Teenage Inventor Creates a Sustainable, Wheel-powered Vaccine Storage Solution

16 year old Anurudh Ganesan from Maryland, USA was recently named one of the winners of this year’s Gloria Barron Prize for Young Heroes for his creation VAXXWAGON, a zero-electricity system that keeps vaccines at the right temperature during the final stages of transport.

Author Anna Rees, 10.17.16

16 year old Anurudh Ganesan from Maryland, USA was recently named one of the winners of this year’s Gloria Barron Prize for Young Heroes for his creation VAXXWAGON, a zero-electricity system that keeps vaccines at the right temperature during the final stages of transport.

Vaccines generally need to be stored at specific temperatures, often requiring refrigeration or freezing. Improper storage and handling of vaccines can reduce their efficacy and cost thousands in financial losses. The World Health Organisation estimates that in some parts of the world, half of all vaccines go to waste before or after they are opened. But storing and transporting vaccines in areas where a power supply is irregular or non-existent can be tricky. Solar-powered or generator-run refrigeration units can cover some of the gaps here but vaccines may still become compromised on the journey from the storage place to remotely-located villages if not properly stored.

In light of this, teenage inventor Anurudh Ganesan developed VAXXWAGON, a wheel-powered system that regulates vaccine temperatures without the use of electricity or ice.

How Does It Work?

VAXXWAGON is mounted on a small trailer that can be hooked on to a bicycle or pulled along by a human or animal. The system is based on conventional refrigerator designs but swaps out the electrically powered compressor for a mechanically driven version. Vaccines are stored within an insulated cooling chamber on the trailer’s tray. As the wheels on the trailer spin, they power the compressor which in turn powers the cooling unit to safely store and transport vaccines on the final leg of their journey.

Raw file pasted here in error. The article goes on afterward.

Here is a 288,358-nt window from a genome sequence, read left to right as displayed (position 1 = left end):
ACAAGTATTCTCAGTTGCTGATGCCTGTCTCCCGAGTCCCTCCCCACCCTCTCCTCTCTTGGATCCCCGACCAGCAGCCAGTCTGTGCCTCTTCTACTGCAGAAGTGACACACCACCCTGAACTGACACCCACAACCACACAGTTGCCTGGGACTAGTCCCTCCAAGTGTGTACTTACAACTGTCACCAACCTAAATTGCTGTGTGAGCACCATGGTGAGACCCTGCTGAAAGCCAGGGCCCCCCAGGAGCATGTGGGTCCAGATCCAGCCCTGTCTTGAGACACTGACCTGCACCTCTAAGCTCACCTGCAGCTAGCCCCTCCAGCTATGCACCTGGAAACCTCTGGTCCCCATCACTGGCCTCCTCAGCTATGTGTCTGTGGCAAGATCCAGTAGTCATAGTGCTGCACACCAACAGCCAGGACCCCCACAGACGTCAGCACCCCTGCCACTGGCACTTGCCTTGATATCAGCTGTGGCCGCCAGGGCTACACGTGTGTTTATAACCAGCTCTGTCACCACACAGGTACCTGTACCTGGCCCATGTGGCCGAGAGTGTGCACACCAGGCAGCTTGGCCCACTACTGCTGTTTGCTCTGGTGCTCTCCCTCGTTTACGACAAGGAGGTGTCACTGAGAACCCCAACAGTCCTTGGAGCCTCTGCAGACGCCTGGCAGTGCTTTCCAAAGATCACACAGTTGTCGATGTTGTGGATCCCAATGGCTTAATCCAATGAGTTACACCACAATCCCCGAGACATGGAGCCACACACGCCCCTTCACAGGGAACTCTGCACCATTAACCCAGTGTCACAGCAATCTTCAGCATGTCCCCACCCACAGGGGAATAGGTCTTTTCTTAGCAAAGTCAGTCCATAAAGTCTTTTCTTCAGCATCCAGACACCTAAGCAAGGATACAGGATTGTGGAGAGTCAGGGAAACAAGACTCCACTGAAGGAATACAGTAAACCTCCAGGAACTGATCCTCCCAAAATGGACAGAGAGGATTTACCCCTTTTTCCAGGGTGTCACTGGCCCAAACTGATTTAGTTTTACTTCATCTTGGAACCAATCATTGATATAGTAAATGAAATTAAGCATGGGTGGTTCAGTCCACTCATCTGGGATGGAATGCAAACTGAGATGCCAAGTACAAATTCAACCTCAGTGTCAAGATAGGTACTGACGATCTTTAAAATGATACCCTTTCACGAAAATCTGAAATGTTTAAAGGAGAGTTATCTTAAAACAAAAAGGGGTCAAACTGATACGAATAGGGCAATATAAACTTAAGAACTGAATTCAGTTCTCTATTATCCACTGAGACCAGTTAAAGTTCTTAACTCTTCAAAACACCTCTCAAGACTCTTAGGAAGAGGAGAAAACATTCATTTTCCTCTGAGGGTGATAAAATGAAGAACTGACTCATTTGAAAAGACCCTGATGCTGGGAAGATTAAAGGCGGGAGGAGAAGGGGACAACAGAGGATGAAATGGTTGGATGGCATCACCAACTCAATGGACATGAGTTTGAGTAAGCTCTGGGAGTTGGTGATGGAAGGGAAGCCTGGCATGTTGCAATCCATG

The device maintains stable temperatures for storing vaccines between 2 and 8°C. Ganesan was inspired to come up with a solution for short-term vaccine storage as a result of his own experiences. As a baby, his grandmother carried him 10 miles in India to get immunised. Once they arrived, they had to wait until the next day to receive the vaccine because the available vaccines had overheated and were unusable.

Ganesan started tinkering with the idea a few years ago before taking his prototype to professors at John Hopkins University, one of the top medical training hospitals in the world, who then provided guidance and financial support to take the concept further.

VAXXWAGON has won a host of awards and accolades such as the Lego Education Builder Award at the 2015 Google Global Science Fair and Popular Mechanics 2015 Breakthrough Award. It was last month named as one of 25 winners of the Gloria Barron Prize for Young Heroes, an award that recognises people aged 8 to 18 years doing good work for the community and environment.

To learn more about VAXXWAGON and the Gloria Barron Prize for Young Heroes, head to the website.

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